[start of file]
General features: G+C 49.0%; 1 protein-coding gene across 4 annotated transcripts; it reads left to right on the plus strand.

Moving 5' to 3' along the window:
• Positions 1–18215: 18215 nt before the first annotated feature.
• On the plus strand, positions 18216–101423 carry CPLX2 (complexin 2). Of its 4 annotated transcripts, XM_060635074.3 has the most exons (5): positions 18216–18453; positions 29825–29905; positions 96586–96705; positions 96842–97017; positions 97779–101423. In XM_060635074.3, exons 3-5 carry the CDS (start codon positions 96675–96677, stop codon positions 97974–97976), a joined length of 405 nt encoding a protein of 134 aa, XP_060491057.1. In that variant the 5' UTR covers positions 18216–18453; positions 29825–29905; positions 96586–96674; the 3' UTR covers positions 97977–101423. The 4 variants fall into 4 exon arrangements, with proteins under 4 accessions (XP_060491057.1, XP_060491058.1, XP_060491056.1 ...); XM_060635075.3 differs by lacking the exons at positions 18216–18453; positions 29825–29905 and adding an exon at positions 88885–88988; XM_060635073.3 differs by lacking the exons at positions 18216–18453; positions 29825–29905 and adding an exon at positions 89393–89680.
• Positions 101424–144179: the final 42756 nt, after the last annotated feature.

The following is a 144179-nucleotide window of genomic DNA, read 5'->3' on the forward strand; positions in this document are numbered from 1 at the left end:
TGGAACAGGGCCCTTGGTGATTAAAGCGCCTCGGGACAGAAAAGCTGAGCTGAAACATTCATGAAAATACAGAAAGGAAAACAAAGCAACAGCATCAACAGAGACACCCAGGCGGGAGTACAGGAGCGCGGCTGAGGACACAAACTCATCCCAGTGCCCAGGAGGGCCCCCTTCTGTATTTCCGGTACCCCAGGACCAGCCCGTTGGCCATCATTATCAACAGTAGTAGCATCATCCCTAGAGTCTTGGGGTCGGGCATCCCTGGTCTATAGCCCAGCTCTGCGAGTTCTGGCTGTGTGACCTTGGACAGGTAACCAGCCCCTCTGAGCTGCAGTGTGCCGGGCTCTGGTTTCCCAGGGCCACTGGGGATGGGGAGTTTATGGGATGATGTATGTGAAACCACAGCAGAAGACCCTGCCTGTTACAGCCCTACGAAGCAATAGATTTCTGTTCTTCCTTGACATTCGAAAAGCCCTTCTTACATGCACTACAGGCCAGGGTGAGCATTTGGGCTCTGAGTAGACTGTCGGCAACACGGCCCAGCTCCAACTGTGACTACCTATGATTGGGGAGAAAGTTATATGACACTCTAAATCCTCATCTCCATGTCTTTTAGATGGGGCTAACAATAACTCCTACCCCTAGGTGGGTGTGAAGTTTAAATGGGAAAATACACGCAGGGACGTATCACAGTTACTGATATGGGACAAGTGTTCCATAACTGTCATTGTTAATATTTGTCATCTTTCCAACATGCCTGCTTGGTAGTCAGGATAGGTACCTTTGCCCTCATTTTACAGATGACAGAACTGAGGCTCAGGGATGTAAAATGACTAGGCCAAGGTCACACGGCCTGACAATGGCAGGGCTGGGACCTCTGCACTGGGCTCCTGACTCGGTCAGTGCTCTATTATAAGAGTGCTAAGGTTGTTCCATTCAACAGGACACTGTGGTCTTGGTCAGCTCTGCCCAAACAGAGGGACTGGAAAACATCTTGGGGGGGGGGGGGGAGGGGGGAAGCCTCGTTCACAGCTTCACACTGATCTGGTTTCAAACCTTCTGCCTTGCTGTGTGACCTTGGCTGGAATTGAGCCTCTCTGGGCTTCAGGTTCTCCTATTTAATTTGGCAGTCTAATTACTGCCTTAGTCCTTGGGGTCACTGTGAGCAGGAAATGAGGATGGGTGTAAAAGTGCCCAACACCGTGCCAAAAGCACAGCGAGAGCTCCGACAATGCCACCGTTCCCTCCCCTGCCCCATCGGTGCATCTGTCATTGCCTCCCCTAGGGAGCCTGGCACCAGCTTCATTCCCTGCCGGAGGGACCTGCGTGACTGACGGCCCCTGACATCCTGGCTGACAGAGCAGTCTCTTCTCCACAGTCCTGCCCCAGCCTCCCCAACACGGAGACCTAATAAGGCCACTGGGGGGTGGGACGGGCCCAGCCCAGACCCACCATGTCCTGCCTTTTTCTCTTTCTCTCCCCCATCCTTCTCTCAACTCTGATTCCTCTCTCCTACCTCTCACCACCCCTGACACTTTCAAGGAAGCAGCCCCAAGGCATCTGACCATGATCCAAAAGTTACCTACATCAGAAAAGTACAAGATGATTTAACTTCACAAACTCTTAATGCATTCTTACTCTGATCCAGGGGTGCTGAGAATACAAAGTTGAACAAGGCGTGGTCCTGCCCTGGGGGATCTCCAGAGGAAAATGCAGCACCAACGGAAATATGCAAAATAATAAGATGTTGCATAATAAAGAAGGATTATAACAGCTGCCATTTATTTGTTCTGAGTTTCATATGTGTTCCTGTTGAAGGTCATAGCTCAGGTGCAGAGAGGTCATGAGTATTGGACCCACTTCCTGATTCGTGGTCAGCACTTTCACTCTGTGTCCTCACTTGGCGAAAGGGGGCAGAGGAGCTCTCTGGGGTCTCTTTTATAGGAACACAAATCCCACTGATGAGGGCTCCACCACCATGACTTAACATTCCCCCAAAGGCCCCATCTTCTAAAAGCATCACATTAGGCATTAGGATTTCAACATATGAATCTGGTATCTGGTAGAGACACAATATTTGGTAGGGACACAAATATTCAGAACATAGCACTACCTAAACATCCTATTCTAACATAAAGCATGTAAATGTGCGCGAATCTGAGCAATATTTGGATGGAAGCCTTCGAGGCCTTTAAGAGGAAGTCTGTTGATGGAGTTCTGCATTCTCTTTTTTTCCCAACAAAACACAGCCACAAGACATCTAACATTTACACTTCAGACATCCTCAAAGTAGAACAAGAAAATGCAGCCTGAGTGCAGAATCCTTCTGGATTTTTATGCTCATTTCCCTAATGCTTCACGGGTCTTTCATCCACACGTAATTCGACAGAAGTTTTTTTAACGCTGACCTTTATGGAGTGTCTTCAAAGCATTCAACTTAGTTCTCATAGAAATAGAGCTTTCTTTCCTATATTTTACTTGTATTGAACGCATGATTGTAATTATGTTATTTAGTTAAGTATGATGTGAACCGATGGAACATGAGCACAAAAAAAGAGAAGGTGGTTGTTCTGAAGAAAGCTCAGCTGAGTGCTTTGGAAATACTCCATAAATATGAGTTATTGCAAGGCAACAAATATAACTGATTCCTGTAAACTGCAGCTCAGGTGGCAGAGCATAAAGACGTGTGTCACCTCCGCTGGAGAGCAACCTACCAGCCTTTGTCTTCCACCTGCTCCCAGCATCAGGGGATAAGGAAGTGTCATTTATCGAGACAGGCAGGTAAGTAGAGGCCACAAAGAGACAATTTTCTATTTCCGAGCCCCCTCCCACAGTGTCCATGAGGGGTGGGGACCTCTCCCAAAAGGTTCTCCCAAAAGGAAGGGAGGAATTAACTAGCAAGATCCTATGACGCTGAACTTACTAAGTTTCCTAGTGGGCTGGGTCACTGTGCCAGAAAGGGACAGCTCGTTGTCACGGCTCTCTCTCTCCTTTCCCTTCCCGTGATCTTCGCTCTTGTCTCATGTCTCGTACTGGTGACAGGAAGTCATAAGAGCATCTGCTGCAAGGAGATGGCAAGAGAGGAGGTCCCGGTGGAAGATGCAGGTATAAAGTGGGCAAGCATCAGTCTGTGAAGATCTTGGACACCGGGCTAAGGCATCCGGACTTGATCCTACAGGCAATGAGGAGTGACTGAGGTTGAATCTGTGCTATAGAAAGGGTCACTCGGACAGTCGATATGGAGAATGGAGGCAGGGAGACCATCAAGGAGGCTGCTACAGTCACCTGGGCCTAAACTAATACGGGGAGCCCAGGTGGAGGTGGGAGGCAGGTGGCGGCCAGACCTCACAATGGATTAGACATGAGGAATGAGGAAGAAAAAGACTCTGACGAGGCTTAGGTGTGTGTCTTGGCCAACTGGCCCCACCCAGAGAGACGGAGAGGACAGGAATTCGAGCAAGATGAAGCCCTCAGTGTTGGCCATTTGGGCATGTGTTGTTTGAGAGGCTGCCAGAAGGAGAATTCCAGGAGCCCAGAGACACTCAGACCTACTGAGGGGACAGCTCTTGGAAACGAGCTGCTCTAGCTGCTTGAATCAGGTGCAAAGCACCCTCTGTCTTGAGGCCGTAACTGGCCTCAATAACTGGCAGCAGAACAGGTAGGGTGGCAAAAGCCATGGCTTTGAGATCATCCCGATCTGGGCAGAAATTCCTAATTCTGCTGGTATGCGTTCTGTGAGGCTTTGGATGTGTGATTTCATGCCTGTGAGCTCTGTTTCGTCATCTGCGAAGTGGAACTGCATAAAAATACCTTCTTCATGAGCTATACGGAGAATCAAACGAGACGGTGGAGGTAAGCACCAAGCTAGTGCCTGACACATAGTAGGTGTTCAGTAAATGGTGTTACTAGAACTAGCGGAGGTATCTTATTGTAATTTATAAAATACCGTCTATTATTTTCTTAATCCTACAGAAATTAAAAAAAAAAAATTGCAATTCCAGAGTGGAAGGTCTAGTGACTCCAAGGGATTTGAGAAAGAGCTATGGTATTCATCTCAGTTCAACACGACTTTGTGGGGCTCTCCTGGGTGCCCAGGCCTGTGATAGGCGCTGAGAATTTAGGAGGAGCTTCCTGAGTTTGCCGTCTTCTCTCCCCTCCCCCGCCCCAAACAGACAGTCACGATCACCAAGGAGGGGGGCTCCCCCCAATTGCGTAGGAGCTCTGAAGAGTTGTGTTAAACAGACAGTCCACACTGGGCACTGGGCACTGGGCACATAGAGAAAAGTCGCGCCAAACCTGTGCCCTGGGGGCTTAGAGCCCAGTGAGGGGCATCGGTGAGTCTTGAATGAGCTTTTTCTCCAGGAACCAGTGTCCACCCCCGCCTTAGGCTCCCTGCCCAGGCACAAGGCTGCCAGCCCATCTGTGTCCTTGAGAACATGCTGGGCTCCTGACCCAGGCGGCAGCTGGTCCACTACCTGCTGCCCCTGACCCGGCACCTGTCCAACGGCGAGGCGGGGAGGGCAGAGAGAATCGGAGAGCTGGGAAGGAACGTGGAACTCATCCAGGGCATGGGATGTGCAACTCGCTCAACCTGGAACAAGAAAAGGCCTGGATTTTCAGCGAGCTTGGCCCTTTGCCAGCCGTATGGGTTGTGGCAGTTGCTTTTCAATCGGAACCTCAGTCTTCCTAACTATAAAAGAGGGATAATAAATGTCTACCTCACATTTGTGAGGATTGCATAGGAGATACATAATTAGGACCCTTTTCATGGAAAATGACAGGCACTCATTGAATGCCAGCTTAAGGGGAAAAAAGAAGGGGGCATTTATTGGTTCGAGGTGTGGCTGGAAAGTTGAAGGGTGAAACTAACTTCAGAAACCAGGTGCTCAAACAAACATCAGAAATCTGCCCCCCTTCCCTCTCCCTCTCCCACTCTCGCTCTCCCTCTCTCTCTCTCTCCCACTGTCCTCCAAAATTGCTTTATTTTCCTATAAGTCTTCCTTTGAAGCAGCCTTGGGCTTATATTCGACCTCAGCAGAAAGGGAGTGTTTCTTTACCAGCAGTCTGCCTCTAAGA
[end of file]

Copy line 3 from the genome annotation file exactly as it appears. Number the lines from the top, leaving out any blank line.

• Positions 1–18215: 18215 nt before the first annotated feature.